5. Create a calendar event. Siri can add events to your calendar thanks to commands such as “Make an event for 10am Friday called Training.” But you can get a lot more specific. Add “to calendar name” to choose a specific calendar; say “withcontact name and Siri will add that person as an attendee–and will even send the person an invite if they’re in your Contacts list.

You can also edit events: “Move my Friday 10am Training event to 1pm” moves the event to the afternoon; “Add Serenity Caldwell to Monday’s 12:30 meeting” adds her as an attendee. (Many people don’t realize Siri can also check your calendar. Say “When’s my meeting with Dan Moren?” and Siri will tell you. Say “Show me Tuesday” and Siri shows you your scheduled events for that day.)

6. Set a timer. The built-in Clock app offers useful timer feature, but Siri makes it much more convenient. Say, “Set a timer for 10 minutes,” and Siri creates (and starts) a new 10-minute timer in the Clock app–you never even have to open the app.

7. Set an alarm. Similarly, “Set an alarm for 7am” creates a new alarm-clock alarm for 7am.

8. Get directions. You can have Siri get you directions to a destination, using iOS’s own Maps app, by saying, for example, “Show me how to get to San Jose.” But Apple’s Maps app doesn’t currently support transit or walking directions, or you may prefer a different mapping app. Add “via transit” to the end of your command, and Siri will display a list of installed and App Store third-party routing apps. Tap one–such as the Google Maps app–and Siri will launch that app, preconfigured with your destination. (You don’t even need to choose a transit app, which makes this a great tip for using Siri with third-party navigation apps, such as Navigon.)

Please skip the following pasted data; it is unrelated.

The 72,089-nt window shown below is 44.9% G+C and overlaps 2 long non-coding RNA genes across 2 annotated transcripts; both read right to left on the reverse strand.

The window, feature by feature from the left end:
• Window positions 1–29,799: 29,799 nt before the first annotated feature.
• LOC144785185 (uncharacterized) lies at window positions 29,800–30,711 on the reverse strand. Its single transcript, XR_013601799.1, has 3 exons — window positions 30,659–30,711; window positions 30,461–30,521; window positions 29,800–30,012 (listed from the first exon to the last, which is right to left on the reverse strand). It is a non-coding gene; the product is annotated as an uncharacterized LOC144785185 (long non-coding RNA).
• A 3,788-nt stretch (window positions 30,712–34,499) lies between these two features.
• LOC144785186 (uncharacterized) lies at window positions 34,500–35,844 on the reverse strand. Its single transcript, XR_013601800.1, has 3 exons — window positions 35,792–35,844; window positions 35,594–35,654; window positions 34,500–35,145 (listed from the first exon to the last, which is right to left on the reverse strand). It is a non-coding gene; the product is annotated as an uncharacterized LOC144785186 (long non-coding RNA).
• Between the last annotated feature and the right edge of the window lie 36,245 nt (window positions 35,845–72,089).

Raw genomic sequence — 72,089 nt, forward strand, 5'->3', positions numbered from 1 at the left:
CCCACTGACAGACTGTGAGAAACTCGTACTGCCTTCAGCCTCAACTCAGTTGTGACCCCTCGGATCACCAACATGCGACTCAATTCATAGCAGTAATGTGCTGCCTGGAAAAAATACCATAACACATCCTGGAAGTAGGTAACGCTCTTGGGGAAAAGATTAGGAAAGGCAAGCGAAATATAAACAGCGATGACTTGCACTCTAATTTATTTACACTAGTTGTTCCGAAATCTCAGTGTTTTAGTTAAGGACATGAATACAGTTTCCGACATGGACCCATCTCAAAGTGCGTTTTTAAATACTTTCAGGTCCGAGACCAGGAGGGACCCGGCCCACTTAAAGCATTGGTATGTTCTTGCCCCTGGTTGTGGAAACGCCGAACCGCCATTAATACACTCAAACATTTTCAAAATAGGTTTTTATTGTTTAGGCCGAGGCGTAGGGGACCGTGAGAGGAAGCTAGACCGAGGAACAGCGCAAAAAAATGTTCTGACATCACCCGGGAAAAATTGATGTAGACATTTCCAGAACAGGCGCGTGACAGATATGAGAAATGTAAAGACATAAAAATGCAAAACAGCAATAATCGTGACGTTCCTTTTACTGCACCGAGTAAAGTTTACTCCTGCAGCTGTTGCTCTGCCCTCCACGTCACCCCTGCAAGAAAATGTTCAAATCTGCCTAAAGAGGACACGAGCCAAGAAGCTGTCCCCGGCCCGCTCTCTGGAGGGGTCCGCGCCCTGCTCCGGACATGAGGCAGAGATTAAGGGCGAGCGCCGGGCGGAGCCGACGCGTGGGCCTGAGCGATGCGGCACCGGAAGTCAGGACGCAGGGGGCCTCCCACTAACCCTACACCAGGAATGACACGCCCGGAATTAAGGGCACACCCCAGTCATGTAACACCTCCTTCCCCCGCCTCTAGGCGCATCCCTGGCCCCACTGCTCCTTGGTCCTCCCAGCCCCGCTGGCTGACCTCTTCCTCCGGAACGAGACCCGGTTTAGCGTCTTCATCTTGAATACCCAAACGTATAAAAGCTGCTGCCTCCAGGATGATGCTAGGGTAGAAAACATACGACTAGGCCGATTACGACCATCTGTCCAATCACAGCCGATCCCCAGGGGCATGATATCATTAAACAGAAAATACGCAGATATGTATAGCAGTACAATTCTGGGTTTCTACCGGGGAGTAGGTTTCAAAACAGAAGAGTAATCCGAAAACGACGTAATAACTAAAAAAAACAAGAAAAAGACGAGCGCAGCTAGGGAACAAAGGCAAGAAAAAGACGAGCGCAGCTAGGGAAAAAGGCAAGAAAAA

9. Create and edit notes. Notes is a forgotten app on many iOS devices, but Siri makes it a lot more useful, if not any less simplistic. Say, “Make a note” or “Note that” and you can quickly dictate a new note. Alternatively, say, “Make a note called note name” and you can then add text to that note by saying “Add text“. You can add to a note later by saying, “Add text to note name.”

10. Create reminders. You may know that you can use Siri to schedule reminders by saying something like, “Remind me to call Dan at 10:30am tomorrow.” But Siri can do a lot more than that. For example, Siri can do reminder math: “Remind me to cancel my trial subscription in 14 days.” You can also have Siri configure geofenced (location-based) reminders: “Remind me to call the Y when I get home.” (You can also say “Show me my reminders” at any time to quickly view your tasks.)


11. Find a restaurant. If you use Yelp or another app to find nearby restaurants, give Siri a try instead. “Are there any good delis nearby?” shows you a list, along with prices, location, and Yelp ratings. (You can search by location, cuisine, price, and indoor/outdoor seating–or any combination of features.) Tap a listing to get detailed information. And if you’ve ever used Open Table to make reservations, you’ll be thrilled to know that you can say “Find me a table for four for dinner tonight” to see nearby restaurants with openings; tap one to make the reservation. You can even check for reservations at a specific restaurant: “Book me a table for two at 7pm at The Romantic Candle.”